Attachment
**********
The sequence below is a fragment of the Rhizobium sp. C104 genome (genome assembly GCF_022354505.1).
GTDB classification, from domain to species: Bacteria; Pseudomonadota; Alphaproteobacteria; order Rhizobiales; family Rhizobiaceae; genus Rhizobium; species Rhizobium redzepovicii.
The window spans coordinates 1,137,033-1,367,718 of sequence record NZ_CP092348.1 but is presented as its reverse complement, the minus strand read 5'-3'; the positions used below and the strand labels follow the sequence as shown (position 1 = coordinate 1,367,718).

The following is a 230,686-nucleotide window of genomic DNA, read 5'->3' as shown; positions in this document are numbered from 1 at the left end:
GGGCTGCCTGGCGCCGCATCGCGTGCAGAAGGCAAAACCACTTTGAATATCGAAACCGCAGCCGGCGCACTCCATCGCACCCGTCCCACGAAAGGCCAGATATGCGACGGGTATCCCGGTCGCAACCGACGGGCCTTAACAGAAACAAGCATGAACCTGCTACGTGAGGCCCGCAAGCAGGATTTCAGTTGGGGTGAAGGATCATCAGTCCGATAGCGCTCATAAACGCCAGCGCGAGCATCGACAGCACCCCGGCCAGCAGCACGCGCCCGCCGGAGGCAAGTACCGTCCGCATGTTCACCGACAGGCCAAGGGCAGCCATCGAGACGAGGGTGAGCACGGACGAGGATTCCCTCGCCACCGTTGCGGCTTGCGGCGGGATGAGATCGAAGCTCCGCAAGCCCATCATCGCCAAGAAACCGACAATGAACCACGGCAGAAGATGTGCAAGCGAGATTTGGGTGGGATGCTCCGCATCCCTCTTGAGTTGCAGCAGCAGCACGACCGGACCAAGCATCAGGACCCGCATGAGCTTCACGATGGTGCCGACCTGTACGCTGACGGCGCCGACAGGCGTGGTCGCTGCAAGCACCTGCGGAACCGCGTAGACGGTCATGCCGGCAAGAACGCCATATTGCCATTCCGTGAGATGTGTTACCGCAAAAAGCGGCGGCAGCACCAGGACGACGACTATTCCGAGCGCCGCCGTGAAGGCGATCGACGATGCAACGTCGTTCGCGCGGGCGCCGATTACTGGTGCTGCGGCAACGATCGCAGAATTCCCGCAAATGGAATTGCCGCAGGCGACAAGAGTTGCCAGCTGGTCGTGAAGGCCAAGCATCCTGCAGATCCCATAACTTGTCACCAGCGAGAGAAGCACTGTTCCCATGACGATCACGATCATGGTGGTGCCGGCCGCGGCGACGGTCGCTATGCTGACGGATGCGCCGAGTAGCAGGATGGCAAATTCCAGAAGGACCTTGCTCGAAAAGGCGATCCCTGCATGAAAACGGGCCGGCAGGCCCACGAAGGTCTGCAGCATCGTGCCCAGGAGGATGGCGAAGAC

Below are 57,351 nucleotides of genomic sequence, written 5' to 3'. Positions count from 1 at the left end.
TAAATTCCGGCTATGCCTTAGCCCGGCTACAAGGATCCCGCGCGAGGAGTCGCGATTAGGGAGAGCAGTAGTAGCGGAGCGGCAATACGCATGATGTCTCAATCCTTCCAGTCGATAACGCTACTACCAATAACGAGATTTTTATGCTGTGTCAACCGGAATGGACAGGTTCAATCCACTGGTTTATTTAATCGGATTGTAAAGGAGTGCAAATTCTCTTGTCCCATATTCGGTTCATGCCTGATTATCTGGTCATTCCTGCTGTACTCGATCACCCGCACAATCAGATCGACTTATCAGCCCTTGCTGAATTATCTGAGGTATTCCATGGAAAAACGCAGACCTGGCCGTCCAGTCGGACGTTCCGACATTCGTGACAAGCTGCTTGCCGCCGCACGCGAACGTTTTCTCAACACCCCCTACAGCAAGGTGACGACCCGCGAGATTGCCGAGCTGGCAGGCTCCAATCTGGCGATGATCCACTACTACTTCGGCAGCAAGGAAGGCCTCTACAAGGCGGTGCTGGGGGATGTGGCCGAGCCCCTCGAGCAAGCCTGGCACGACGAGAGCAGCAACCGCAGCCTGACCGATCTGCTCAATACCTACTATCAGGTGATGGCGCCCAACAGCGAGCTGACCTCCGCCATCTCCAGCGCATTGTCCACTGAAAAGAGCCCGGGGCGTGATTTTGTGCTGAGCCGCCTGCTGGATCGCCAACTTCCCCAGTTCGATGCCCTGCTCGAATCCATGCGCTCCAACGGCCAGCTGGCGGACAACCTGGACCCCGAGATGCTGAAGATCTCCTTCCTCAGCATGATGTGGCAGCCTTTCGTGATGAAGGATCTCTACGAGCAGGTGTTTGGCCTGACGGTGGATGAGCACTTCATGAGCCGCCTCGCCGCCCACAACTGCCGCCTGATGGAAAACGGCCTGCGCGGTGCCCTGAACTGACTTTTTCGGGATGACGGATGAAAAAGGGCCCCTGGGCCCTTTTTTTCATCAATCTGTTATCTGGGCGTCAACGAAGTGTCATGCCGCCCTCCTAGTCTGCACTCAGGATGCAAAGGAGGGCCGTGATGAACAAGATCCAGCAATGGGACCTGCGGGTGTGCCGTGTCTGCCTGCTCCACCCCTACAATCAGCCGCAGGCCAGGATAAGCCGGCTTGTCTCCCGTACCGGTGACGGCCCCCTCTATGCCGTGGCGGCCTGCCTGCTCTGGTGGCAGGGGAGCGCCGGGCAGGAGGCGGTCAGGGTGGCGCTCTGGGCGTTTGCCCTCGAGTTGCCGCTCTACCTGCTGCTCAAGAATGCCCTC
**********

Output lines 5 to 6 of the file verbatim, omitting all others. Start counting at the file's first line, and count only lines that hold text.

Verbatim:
GGGCTGCCTGGCGCCGCATCGCGTGCAGAAGGCAAAACCACTTTGAATATCGAAACCGCAGCCGGCGCACTCCATCGCACCCGTCCCACGAAAGGCCAGATATGCGACGGGTATCCCGGTCGCAACCGACGGGCCTTAACAGAAACAAGCATGAACCTGCTACGTGAGGCCCGCAAGCAGGATTTCAGTTGGGGTGAAGGATCATCAGTCCGATAGCGCTCATAAACGCCAGCGCGAGCATCGACAGCACCCCGGCCAGCAGCACGCGCCCGCCGGAGGCAAGTACCGTCCGCATGTTCACCGACAGGCCAAGGGCAGCCATCGAGACGAGGGTGAGCACGGACGAGGATTCCCTCGCCACCGTTGCGGCTTGCGGCGGGATGAGATCGAAGCTCCGCAAGCCCATCATCGCCAAGAAACCGACAATGAACCACGGCAGAAGATGTGCAAGCGAGATTTGGGTGGGATGCTCCGCATCCCTCTTGAGTTGCAGCAGCAGCACGACCGGACCAAGCATCAGGACCCGCATGAGCTTCACGATGGTGCCGACCTGTACGCTGACGGCGCCGACAGGCGTGGTCGCTGCAAGCACCTGCGGAACCGCGTAGACGGTCATGCCGGCAAGAACGCCATATTGCCATTCCGTGAGATGTGTTACCGCAAAAAGCGGCGGCAGCACCAGGACGACGACTATTCCGAGCGCCGCCGTGAAGGCGATCGACGATGCAACGTCGTTCGCGCGGGCGCCGATTACTGGTGCTGCGGCAACGATCGCAGAATTCCCGCAAATGGAATTGCCGCAGGCGACAAGAGTTGCCAGCTGGTCGTGAAGGCCAAGCATCCTGCAGATCCCATAACTTGTCACCAGCGAGAGAAGCACTGTTCCCATGACGATCACGATCATGGTGGTGCCGGCCGCGGCGACGGTCGCTATGCTGACGGATGCGCCGAGTAGCAGGATGGCAAATTCCAGAAGGACCTTGCTCGAAAAGGCGATCCCTGCATGAAAACGGGCCGGCAGGCCCACGAAGGTCTGCAGCATCGTGCCCAGGAGGATGGCGAAGAC

Below are 57,351 nucleotides of genomic sequence, written 5' to 3'. Positions count from 1 at the left end.